EU Proposes 12% Schengen Visa Fee Hike Amid Inflation

EU Proposes 12% Schengen Visa Fee Hike Amid Inflation

The European Commission has put forward a draft to raise the cost of applying for a Schengen visa by 12% in 2024, citing the impact of inflation across the European Union (EU).

If approved after a public feedback period ending March 1st, the revisions would increase the standard visa price from €80 to €90 for adults and from €40 to €45 for children aged 6 to 12.

First Schengen Visa Fee Revision in Three Years

The Schengen visa allows holders to travel freely within the 27 European countries for up to 90 days over a 180-day period.

Per Schengen Area rules, the fees are re-evaluated every three years based on the general EU inflation rate.

With inflation recently hitting record double-digit highs, the Commission states the proposed hikes reflect “the need to respond to increasing costs in EU economies.”

The organization emphasized that any revenue generated by Schengen visas goes directly toward running associated IT systems, staff, and consular infrastructure.

Uncooperative Countries Mean Higher Schengen Visa Costs

In the proposal, more significant percentage increases were introduced for countries deemed uncooperative regarding the return and readmission of citizens found to be illegally staying in the Schengen Area.

For these nations, the EU plans to lift the visa price from €120 to €135 for standard applications, representing a nearly 13% increase.

The fee would jump by over 12% for uncooperative countries, rising from €160 to €180 per visa application.

External Schengen Visa Providers Can Match Fee Hike

The Commission also put forward the idea of allowing external bodies that process Schengen visa applications on behalf of member states to raise their service charges.

Visa agencies and similar processors can currently charge up to half of the standard fee.

Under the latest proposals, the absolute maximum external processors could charge would increase marginally from €40 to €45 per service.

The €30 visa extension fee will remain unchanged for all applicants in any scenario.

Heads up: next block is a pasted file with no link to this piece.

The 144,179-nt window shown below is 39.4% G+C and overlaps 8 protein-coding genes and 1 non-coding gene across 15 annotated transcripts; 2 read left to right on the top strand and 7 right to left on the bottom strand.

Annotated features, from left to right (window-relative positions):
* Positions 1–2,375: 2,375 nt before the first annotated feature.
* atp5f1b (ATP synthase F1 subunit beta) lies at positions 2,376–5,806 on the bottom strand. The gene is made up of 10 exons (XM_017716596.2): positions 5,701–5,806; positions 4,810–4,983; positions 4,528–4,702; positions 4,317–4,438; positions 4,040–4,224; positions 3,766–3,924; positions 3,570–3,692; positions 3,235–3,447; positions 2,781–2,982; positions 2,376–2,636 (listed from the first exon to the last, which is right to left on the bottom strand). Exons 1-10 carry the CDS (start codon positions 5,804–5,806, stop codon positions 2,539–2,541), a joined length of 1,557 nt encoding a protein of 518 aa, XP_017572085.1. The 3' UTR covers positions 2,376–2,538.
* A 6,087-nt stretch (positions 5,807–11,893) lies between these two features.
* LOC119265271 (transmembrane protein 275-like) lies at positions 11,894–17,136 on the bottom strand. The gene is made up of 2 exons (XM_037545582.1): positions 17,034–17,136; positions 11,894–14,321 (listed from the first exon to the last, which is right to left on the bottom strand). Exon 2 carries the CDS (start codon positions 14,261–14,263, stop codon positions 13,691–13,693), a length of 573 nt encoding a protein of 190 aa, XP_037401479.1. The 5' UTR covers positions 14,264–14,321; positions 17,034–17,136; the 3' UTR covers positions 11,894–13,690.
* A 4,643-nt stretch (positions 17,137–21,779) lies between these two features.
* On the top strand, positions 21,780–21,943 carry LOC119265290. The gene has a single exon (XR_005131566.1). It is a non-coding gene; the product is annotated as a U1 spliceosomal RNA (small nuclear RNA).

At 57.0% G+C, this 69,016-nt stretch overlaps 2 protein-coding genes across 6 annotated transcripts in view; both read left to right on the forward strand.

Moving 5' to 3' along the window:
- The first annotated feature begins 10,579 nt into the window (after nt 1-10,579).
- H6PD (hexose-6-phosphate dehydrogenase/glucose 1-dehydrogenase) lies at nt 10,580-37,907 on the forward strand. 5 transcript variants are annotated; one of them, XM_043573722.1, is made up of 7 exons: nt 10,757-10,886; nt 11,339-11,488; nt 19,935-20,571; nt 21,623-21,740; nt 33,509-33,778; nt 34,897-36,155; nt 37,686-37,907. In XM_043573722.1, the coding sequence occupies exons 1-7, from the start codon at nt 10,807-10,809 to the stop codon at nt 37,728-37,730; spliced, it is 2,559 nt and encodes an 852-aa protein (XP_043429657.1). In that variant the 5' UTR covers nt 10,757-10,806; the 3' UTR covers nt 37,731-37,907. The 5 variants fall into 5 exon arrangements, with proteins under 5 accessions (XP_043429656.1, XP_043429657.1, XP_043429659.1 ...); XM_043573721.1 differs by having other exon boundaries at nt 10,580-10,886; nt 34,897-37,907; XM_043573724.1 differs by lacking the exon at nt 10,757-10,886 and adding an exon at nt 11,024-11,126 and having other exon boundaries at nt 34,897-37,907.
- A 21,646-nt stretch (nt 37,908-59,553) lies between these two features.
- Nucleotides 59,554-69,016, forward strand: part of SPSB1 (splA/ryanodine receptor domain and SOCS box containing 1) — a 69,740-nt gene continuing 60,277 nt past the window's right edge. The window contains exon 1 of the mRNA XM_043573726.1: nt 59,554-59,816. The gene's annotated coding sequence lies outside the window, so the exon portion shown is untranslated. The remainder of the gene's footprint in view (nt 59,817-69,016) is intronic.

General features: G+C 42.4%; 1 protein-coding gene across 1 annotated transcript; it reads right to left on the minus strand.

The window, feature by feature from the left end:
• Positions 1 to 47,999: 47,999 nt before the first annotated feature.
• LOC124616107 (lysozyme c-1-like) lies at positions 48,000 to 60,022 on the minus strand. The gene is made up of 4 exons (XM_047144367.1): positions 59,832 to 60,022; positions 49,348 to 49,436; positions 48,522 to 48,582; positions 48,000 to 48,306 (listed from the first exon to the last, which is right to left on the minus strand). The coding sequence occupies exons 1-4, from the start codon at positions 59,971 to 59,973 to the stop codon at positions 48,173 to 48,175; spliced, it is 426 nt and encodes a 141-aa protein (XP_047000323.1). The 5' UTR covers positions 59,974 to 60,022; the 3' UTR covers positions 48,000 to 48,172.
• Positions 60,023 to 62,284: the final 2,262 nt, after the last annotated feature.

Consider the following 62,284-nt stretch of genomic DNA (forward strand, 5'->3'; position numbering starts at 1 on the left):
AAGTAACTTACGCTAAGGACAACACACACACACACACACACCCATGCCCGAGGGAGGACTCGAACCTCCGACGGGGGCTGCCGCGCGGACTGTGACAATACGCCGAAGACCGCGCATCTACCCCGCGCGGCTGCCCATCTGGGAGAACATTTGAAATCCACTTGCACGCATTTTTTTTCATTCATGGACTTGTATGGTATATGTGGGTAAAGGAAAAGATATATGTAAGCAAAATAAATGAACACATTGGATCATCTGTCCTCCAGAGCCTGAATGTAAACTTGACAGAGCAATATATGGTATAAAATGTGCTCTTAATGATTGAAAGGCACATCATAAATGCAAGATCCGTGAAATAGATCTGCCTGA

EU Seeks Feedback

A four-week public feedback period is now open for EU citizens and residents to share their views on the validity of the visa price adjustments.

The Commission held preliminary discussions on revising the fees at a working group session with Schengen state experts last December.

Once the feedback period ends on March 1st, 2024, the EU can move to officially adopt the new visa costs.

Changes typically come into effect 20 days after publication in the Official Journal of the European Union.

Schengen Visa Requirements Set to Change with ETIAS

Alongside the price hike, the EU emphasized plans to roll out a fully digital Schengen visa system by 2028.

Applicants would lodge all documentation online via a centralized platform.

The bloc also reaffirmed proposals for a new pre-travel scheme called the European Travel Information and Authorization System (ETIAS).

Once launched, citizens from over 60 visa-exempt countries will need to obtain special permits before entering the Schengen zone.

Will the Revised Schengen Visa Fees Receive Public Backing?

With rising costs and infrastructure overheads, the EU feels a moderate increase is warranted three years after the last Schengen visa fee adjustment.

Mandating a higher price for non-cooperative nations aims to push for greater collaboration on immigration enforcement policies.

Interested parties can still officially relay opinions on the changes in the coming weeks before the revisions likely come into legal force.

The updates also accompany broader standardization of Schengen entry rules through upcoming digitalization efforts and the ETIAS project.